The amount of space being wasted effectively reduces the amount of custom a village can take, in the same way that a restaurant has a finite number of tables, or “covers”. Cars are inherently wasteful, whichever way you cut it. No only that, if you remove restrictions or conditions from the deal you’ll likely find the space being used by employees & residents, not shoppers. So, why do people insist on peddling the myth that paying for parking deters shoppers?
As we touched upon in our Wants vs Needs post, people don’t want to be told that they should leave their car at home and perhaps walk or cycle to the shop instead. People will find a vast array of excuses to keep doing exactly what they are doing. Unfortunately, even if there was unlimited free parking in our local villages, people would most likely still go to where they can buy everything under one roof, with everything in one trolley and every item on the same receipt, with the same customer service option and most likely, 24-hour opening.
Shopping locally requires work. You have to carry things as you go; you have to browse individual stores and in many cases, reign in your expectations a little. You also have to pay slightly higher prices because Mr or Mrs Jones the butcher can’t buy anywhere near as much meat as your local supermarket. People, generally speaking, don’t like having to work for things, nor are they very good at taking a long-term view and often require instant gratification. There is little doubt in our minds that shopping locally is the right thing to do, it’s just not the easiest option right now.
This is most likely why we have a largely overweight population, saddled with thousands of pounds worth of debt on credit cards and car loans. Free parking isn’t going to fix that, nor is it going to fix our high streets and villages.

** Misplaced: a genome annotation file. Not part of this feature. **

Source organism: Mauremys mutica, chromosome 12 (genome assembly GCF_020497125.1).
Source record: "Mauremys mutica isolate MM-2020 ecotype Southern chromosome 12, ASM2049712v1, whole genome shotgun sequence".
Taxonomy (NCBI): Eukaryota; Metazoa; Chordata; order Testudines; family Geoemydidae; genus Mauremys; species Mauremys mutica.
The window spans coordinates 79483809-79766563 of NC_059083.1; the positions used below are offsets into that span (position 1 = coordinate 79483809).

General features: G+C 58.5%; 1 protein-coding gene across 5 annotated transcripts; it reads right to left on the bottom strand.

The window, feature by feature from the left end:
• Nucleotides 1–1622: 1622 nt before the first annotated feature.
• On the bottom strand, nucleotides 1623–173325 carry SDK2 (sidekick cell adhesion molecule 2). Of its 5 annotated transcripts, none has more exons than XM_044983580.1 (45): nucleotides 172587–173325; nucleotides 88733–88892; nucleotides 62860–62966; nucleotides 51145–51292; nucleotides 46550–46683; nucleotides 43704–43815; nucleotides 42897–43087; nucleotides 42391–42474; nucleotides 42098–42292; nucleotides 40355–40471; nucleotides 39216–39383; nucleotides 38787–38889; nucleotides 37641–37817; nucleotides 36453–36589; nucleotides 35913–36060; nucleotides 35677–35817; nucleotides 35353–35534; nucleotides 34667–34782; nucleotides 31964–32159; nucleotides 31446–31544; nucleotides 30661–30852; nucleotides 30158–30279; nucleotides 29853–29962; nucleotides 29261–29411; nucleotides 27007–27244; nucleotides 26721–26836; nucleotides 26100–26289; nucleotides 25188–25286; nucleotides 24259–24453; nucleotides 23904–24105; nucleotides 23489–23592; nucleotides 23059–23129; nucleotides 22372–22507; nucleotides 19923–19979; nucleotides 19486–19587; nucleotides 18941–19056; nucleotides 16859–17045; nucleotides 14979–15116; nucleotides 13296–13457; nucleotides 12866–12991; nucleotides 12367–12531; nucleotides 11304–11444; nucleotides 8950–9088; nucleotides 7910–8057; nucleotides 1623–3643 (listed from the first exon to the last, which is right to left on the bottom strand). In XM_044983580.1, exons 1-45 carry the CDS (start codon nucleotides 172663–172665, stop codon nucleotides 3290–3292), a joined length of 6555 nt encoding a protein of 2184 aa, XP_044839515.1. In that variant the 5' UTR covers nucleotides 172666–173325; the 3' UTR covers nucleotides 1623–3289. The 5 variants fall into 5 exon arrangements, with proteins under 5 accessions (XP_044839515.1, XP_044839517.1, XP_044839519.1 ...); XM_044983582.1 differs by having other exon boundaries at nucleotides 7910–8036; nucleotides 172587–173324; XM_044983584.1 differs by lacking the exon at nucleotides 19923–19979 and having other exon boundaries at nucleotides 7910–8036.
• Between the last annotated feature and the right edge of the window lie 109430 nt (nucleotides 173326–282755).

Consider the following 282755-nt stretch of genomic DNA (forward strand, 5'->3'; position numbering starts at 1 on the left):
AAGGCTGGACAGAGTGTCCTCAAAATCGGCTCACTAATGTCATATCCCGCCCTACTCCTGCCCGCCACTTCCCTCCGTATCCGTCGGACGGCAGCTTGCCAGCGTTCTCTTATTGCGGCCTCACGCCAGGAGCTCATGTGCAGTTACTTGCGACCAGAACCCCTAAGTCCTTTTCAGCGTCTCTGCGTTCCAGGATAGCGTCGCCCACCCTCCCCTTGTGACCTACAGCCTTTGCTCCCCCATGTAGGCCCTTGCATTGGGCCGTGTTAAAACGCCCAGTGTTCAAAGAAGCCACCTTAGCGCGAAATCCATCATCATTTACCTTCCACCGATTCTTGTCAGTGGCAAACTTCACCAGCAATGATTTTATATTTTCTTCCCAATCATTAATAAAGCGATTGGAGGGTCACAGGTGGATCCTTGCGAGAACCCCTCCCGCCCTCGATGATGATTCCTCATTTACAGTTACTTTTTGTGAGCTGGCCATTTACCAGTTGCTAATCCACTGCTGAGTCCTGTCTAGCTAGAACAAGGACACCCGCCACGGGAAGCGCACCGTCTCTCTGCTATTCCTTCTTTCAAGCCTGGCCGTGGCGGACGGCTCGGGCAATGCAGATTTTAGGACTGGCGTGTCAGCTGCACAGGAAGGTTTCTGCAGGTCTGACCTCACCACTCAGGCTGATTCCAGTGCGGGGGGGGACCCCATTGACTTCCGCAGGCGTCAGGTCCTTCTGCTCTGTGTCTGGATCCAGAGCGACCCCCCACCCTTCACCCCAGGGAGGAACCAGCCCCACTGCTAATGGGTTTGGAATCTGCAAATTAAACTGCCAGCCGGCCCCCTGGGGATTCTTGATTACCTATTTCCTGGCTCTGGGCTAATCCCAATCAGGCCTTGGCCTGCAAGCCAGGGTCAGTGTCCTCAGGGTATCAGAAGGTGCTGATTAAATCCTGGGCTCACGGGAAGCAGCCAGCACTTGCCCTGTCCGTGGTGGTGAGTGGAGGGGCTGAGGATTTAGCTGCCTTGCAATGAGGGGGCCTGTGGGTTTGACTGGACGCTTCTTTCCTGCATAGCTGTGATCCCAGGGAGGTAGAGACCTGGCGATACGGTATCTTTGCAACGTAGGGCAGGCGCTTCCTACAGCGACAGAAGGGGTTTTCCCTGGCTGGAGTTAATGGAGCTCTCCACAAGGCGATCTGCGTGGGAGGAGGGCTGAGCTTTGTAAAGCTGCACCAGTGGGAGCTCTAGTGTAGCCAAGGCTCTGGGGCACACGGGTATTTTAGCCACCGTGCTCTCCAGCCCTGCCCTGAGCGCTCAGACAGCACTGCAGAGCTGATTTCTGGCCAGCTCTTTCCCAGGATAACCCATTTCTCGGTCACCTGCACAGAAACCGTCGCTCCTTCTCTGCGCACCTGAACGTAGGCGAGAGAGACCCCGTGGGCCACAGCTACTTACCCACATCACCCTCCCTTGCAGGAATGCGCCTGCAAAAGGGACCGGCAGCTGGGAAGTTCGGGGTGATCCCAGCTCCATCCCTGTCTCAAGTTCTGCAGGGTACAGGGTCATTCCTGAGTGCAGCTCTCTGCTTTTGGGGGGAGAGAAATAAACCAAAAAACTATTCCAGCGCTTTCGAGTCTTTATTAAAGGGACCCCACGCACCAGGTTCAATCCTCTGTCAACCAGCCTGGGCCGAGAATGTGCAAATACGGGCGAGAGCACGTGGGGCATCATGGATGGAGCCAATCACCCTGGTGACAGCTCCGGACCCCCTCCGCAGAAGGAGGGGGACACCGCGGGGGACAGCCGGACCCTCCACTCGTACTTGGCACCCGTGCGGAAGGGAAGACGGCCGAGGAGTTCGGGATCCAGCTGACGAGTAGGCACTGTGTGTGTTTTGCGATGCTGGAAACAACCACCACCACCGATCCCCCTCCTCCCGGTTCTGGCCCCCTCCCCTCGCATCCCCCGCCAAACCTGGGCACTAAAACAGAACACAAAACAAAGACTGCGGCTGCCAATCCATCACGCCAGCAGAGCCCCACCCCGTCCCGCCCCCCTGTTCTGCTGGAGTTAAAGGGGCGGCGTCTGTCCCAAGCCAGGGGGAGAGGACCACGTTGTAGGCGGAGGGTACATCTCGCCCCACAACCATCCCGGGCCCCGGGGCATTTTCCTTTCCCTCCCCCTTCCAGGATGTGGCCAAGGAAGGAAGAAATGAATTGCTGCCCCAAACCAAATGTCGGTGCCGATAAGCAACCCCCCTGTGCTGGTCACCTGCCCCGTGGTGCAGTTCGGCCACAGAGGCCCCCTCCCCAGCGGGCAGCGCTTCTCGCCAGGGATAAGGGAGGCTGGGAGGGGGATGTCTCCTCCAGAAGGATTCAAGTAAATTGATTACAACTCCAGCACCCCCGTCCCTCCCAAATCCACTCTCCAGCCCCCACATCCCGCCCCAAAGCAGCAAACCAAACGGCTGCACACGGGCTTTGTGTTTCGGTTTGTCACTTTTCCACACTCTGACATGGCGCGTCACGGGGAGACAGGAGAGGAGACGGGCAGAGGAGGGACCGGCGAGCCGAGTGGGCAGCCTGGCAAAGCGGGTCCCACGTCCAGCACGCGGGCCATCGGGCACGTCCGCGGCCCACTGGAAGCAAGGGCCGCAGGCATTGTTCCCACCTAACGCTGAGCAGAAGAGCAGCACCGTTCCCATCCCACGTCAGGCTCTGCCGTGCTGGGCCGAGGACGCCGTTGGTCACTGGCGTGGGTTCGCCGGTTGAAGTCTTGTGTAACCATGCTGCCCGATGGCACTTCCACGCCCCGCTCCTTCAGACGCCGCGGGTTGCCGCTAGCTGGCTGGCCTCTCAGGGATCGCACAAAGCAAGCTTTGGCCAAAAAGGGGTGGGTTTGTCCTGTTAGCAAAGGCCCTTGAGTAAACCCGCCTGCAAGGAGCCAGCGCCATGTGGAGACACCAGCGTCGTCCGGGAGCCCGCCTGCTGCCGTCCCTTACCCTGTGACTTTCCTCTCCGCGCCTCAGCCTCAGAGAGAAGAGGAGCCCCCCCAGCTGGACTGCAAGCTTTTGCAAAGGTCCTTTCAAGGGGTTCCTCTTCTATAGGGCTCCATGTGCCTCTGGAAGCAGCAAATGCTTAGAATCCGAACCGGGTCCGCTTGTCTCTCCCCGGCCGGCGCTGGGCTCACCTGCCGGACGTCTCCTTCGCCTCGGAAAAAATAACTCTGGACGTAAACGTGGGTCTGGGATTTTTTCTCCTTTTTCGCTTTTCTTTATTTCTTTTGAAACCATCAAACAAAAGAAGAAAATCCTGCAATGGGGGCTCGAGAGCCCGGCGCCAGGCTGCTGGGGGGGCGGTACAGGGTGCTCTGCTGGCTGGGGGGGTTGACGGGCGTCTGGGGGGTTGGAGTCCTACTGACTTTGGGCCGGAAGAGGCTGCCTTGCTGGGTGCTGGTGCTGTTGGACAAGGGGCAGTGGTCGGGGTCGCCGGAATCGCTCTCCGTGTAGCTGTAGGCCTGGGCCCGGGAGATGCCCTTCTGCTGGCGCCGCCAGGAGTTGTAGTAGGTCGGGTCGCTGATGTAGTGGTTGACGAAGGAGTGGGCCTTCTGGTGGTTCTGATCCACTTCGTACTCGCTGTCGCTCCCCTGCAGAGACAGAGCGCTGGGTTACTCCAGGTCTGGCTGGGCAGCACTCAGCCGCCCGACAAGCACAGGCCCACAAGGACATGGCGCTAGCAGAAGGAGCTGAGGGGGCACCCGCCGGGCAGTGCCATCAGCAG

OK, so what will?
Fundamentally, our priorities need to change. We can’t have a liveable space where children can play and people can exercise and relax at the same time as a car-centric society that prioritises cars over vulnerable road users. Cars are noisy, heavy, metal boxes that tend to kill people through collisions; through pollution and through the inactivity of the occupants. This we know already, but how many more hours per week are we working to afford that car? To afford that new TV? To afford that bigger house in the suburbs where at least one room is full of junk we no longer use?
What if you didn’t take on that £10,000-£50,000 hire purchase agreement for that new car? You could work fewer hours; you could work closer to home; you could shop locally and you could spend more time with your friends and family.
If we all did that, imagine the possibilities. We’d all be a lot fitter and healthier; our high streets would be full of people on bikes; our neighbours who run the shops would be able to make a living and you wouldn’t be in thousands of pounds worth of debt trying to keep a car on the road. Our air would be cleaner, too.
Something to think about, perhaps…